More than two years after a Guantánamo war court judge ordered a brain scan of an alleged terrorist awaiting a death-penalty trial, a mobile MRI unit has arrived at the remote U.S. Navy base in Cuba to carry out the study, a Pentagon spokesman said Monday.
The magnetic resonance imaging study of Abd al Rahim al Nashiri’s brain is a prerequisite to the Saudi captive’s trial as the alleged mastermind of al-Qaida’s suicide bombing of the Navy destroyer USS Cole off Yemen that killed 17 U.S. sailors Oct. 12, 2000. Dozens more sailors were wounded.
Lawyers for the 52-year-old Saudi argue, if there’s demonstrable brain damage, the judge should not permit the case to go forward as a capital trial. During his 2002-06 CIA captivity he was waterboarded, confined to a coffin-sized box, subjected to a mock execution and rectal rehydration, among other techniques, to get him to cooperate with his captors.
Air Force Col. Vance Spath, the judge, ordered the brain scan in early 2015. The protracted delay in delivery of the equipment is the latest illustration of the slow pace of progress at the Guantánamo war court where Nashiri was charged in 2011, and has had aspects of the pretrial phase reviewed at higher courts.
At the Pentagon, spokesman Air Force Maj. Ben Sakrisson said the mobile MRI arrived on Sept. 26, and should be up and running from mid-October through mid-February, and then returned to the United States. The Navy initially advertised to rent the MRI in July 2015. It will cost about $370,000, the major said, including transport, setup and operation.
It was unclear whether four months was required to do multiple scans of Nashiri brain. “It is unknown at this time whether other individuals will utilize the MRI at other periods of time,” Sakrisson said.
One apparent emerging issue, based on correspondence obtained by the Miami Herald, is whether torture expert Sondra Crosby, a physician who has spent time with Nashiri, will have access to the Saudi before or while he’s put into the machine.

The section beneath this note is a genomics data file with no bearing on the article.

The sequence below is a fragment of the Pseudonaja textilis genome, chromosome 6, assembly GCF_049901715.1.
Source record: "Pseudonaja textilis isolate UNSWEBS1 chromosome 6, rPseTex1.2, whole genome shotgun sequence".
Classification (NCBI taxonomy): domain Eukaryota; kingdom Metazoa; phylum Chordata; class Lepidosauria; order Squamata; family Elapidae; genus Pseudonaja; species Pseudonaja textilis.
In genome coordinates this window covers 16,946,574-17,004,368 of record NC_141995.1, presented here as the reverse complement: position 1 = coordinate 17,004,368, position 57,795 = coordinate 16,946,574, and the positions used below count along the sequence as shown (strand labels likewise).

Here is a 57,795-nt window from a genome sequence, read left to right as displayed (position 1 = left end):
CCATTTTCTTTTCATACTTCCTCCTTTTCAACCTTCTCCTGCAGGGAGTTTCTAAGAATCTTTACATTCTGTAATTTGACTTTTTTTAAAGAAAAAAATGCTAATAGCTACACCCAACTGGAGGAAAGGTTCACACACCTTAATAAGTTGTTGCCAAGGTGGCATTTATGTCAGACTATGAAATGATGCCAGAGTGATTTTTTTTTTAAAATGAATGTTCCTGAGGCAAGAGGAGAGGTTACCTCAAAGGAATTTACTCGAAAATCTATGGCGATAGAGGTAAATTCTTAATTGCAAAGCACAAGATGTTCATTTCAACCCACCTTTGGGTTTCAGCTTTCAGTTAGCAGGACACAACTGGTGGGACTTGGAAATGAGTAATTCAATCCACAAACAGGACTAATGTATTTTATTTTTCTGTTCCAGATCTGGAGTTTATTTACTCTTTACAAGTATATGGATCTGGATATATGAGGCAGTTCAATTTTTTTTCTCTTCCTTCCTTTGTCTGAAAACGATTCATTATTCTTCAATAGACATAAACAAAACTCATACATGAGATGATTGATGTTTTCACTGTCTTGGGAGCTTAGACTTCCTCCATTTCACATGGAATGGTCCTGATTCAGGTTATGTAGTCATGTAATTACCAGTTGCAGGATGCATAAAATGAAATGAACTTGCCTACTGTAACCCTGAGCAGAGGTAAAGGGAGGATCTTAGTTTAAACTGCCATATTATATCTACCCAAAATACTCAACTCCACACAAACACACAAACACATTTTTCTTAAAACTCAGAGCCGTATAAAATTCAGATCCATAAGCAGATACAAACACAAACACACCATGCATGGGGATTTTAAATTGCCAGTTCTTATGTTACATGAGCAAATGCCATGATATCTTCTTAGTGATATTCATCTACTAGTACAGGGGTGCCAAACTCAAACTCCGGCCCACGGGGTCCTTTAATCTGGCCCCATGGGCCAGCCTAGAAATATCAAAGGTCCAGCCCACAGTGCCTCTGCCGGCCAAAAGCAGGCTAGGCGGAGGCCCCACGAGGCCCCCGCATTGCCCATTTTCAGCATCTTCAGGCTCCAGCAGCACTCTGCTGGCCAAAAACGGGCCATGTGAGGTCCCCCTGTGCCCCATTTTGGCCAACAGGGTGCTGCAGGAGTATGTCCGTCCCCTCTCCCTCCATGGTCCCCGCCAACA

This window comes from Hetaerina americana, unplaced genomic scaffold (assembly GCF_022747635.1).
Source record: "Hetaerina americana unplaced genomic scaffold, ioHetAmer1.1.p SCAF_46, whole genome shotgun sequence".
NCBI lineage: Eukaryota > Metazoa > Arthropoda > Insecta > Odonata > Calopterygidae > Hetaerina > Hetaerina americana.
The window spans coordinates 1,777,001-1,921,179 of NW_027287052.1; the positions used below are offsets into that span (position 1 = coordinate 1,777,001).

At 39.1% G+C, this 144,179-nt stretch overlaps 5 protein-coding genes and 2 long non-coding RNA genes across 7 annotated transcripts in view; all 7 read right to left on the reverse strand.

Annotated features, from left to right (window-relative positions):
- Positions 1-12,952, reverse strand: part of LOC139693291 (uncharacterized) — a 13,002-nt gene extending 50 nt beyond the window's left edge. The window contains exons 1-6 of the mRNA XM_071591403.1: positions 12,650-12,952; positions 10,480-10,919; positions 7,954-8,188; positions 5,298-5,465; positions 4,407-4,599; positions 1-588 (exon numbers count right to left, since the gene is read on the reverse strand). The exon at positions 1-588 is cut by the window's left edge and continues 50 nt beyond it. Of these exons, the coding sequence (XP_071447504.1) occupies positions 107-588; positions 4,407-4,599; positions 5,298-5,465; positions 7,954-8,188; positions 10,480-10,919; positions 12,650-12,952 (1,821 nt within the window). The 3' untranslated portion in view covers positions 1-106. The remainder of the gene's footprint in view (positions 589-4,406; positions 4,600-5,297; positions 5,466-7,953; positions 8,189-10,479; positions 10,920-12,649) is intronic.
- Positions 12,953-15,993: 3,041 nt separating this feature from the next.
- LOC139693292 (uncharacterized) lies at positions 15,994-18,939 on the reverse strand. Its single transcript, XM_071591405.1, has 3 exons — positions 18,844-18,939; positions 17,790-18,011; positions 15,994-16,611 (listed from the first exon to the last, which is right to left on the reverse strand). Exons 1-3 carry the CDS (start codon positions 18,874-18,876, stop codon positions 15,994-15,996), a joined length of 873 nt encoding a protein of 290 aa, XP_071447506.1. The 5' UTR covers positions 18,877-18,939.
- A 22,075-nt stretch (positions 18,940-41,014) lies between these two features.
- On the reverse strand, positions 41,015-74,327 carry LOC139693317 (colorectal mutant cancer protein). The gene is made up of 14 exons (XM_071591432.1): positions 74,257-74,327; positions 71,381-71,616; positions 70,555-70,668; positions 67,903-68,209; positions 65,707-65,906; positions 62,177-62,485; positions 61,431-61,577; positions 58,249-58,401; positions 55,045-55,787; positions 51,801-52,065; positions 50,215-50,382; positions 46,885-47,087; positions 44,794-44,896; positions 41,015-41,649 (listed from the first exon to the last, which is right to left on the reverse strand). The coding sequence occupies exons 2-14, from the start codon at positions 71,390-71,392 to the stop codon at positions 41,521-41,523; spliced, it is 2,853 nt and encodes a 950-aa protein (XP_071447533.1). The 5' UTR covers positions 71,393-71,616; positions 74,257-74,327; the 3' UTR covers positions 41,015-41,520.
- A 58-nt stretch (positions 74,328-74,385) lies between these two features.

The base has 41 war-on-terror prisoners — six awaiting death penalty trials — and about 5,500 residents, including U.S. Navy families and contract laborers who are typically sent to the United States if Navy doctors order an MRI. U.S. law forbids the transfer of any Guantánamo captive to the United States for any reason, including medical care. So the equipment had to be brought to the base.
The base hospital got a CT scanner soon after the Pentagon opened the war-on-terror prison on Jan. 11, 2002. At the detention center, medical staff assigned to care for the captives have consistently told reporters on media visits that they have no need for an MRI, and that the one being brought to scan Nashiri’s brain was strictly meant for forensic not therapeutic use.
Since then, one of the men facing a war crimes trial, Abd al Hadi al Iraqi, has undergone two spine surgeries, the latest of which caused a delay in his pretrial hearing as an alleged commander of al-Qaida forces in post Sept. 11 Afghanistan.
A lawyer for one of the alleged 9/11 terror attack plotters said his team was evaluating what medical tests they might seek on behalf of their client, Saudi Mustafa al Hawsawi, who they say suffered rectal damage during his years in CIA incarceration. Attorney Walter Ruiz said his team was “in the process of determining which part of his body” would benefit from a scan — both for potential treatment and legal defense purposes.
“Any medical treatment is also a mitigating issue,” he said, adding they would first ask the prison to conduct the test before seeking court intervention.
The spokeswoman at the U.S. Navy hospital at the base declined to say whether the Navy doctor in charge, Capt. John C. Nicholson, had any interest in using the equipment for diagnostic purposes during its four-month stay there.
In 2012, the detention center bought a $1.65 million mobile MRI for delivery by Jan. 28, 2013 to a port in Jacksonville. It spent a year in storage before the U.S. Southern Command concluded the device was not needed and sent it to the Dwight D. Eisenhower Army Medical Center at Fort Gordon in Augusta, Georgia.